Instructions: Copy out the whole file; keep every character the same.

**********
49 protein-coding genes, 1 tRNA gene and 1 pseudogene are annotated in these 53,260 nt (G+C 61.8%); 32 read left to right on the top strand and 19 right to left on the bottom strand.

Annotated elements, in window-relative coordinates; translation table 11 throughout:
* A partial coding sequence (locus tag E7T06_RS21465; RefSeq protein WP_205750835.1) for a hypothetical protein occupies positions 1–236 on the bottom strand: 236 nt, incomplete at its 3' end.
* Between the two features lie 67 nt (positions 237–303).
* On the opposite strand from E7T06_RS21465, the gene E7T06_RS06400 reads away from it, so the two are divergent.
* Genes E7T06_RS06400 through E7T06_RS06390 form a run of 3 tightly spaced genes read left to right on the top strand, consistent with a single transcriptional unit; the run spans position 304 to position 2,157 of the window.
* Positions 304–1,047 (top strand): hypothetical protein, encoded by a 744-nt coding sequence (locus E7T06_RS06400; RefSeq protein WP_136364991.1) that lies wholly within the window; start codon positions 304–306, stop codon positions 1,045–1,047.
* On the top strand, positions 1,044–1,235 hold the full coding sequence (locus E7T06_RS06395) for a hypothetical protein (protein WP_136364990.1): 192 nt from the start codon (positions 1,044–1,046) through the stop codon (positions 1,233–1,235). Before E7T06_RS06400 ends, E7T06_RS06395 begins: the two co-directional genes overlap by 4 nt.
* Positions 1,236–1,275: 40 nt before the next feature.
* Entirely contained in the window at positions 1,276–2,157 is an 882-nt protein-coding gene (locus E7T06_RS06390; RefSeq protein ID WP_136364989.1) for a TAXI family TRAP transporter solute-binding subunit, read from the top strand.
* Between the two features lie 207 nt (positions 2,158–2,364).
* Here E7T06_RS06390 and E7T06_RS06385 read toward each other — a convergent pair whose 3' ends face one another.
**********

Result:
49 protein-coding genes, 1 tRNA gene and 1 pseudogene are annotated in these 53,260 nt (G+C 61.8%); 32 read left to right on the top strand and 19 right to left on the bottom strand.

Annotated elements, in window-relative coordinates; translation table 11 throughout:
* A partial coding sequence (locus tag E7T06_RS21465; RefSeq protein WP_205750835.1) for a hypothetical protein occupies positions 1–236 on the bottom strand: 236 nt, incomplete at its 3' end.
* Between the two features lie 67 nt (positions 237–303).
* On the opposite strand from E7T06_RS21465, the gene E7T06_RS06400 reads away from it, so the two are divergent.
* Genes E7T06_RS06400 through E7T06_RS06390 form a run of 3 tightly spaced genes read left to right on the top strand, consistent with a single transcriptional unit; the run spans position 304 to position 2,157 of the window.
* Positions 304–1,047 (top strand): hypothetical protein, encoded by a 744-nt coding sequence (locus E7T06_RS06400; RefSeq protein WP_136364991.1) that lies wholly within the window; start codon positions 304–306, stop codon positions 1,045–1,047.
* On the top strand, positions 1,044–1,235 hold the full coding sequence (locus E7T06_RS06395) for a hypothetical protein (protein WP_136364990.1): 192 nt from the start codon (positions 1,044–1,046) through the stop codon (positions 1,233–1,235). Before E7T06_RS06400 ends, E7T06_RS06395 begins: the two co-directional genes overlap by 4 nt.
* Positions 1,236–1,275: 40 nt before the next feature.
* Entirely contained in the window at positions 1,276–2,157 is an 882-nt protein-coding gene (locus E7T06_RS06390; RefSeq protein ID WP_136364989.1) for a TAXI family TRAP transporter solute-binding subunit, read from the top strand.
* Between the two features lie 207 nt (positions 2,158–2,364).
* Here E7T06_RS06390 and E7T06_RS06385 read toward each other — a convergent pair whose 3' ends face one another.